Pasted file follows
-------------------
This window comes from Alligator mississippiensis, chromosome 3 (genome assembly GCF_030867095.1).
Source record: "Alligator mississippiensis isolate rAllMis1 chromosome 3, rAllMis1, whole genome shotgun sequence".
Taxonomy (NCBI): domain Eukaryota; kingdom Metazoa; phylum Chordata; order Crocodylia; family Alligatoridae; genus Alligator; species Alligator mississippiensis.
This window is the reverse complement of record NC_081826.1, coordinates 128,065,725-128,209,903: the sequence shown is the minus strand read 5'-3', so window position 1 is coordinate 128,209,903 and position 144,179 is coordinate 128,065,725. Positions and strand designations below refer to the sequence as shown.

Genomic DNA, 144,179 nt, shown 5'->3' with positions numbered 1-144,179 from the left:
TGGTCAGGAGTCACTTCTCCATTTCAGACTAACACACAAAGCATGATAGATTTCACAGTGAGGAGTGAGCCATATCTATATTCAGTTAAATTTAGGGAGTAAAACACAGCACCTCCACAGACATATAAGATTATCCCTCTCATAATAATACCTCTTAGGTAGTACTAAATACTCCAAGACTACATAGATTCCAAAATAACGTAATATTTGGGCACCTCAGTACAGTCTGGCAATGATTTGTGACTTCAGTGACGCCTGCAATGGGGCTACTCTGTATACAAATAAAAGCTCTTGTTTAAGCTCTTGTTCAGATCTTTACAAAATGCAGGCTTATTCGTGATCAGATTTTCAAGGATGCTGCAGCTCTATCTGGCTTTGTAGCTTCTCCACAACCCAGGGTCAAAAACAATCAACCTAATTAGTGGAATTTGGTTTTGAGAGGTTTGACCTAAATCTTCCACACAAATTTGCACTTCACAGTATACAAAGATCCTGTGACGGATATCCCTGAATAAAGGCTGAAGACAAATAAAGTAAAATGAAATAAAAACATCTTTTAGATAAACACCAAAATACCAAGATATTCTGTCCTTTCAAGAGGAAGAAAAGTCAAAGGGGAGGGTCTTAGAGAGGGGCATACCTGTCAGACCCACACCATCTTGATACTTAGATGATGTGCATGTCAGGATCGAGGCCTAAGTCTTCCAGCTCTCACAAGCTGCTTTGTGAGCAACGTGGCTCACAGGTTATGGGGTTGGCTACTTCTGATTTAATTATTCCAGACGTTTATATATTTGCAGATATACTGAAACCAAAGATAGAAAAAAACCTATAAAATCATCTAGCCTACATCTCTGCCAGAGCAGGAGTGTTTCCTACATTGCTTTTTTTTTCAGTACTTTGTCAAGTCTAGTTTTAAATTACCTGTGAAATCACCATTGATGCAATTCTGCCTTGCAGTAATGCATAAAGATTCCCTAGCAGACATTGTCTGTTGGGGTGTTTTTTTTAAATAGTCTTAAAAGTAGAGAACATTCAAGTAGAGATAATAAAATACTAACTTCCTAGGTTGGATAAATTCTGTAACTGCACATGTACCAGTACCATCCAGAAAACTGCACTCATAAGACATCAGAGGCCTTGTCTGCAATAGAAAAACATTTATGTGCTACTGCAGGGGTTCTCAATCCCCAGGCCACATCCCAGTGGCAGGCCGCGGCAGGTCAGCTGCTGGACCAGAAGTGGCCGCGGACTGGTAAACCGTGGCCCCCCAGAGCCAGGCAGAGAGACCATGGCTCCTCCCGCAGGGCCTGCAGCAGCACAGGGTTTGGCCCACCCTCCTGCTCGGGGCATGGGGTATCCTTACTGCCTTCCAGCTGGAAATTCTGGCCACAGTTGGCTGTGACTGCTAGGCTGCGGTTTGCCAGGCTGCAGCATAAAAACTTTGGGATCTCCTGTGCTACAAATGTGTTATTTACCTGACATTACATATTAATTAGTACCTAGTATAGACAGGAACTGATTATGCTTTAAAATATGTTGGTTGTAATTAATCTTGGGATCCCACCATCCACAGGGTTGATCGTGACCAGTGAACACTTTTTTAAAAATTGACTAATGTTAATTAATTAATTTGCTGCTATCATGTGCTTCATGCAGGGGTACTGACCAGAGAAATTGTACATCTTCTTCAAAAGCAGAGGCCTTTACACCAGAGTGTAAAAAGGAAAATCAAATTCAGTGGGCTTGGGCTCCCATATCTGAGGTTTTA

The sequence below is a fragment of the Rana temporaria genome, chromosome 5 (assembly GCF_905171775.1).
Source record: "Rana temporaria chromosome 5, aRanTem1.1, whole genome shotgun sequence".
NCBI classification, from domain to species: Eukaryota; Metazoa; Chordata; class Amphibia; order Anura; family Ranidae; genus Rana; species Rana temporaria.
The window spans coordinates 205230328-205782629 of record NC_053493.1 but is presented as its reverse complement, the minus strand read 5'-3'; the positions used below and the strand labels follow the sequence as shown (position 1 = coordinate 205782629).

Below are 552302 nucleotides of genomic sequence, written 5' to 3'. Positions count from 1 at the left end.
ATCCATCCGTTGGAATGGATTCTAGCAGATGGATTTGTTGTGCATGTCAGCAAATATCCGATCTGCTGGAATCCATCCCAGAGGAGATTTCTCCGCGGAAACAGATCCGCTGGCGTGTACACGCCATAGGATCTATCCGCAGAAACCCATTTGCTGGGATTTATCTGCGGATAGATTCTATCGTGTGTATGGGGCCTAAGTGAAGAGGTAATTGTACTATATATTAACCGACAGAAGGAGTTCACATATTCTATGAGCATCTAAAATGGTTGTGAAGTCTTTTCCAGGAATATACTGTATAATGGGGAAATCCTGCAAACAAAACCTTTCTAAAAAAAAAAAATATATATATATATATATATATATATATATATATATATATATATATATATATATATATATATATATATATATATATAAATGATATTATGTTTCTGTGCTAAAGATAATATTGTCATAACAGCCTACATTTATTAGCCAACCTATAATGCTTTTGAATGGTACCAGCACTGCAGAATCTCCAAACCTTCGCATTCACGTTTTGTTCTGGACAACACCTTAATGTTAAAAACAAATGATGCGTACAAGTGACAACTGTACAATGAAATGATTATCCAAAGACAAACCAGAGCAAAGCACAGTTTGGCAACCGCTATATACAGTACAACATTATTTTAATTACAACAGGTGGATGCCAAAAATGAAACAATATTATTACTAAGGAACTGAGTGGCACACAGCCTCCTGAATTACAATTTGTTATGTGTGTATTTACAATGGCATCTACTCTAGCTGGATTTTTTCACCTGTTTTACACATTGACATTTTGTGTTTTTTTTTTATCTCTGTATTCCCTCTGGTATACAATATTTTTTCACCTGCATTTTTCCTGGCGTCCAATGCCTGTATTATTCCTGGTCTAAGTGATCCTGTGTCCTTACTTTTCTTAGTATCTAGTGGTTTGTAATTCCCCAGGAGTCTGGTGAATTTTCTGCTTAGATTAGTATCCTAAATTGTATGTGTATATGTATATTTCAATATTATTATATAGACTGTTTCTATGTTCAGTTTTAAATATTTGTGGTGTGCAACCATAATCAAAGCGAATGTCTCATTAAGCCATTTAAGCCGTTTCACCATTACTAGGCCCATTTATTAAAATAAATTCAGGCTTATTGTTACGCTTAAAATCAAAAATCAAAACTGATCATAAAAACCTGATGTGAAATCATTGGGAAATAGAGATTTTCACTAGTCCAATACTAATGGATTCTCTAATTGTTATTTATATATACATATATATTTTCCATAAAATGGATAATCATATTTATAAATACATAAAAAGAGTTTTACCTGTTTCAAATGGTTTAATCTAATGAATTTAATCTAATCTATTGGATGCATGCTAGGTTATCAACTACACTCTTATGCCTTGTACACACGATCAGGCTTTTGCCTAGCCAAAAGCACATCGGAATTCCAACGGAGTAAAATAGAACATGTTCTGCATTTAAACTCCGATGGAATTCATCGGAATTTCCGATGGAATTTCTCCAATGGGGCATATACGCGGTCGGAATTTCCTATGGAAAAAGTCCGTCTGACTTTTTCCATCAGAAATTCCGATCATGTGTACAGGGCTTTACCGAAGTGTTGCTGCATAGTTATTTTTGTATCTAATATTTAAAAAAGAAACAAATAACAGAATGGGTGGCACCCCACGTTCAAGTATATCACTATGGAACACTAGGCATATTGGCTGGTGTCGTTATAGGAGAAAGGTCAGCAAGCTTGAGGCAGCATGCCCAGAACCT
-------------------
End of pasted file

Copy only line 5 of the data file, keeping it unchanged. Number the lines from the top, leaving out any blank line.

Genomic DNA, 144,179 nt, shown 5'->3' with positions numbered 1-144,179 from the left: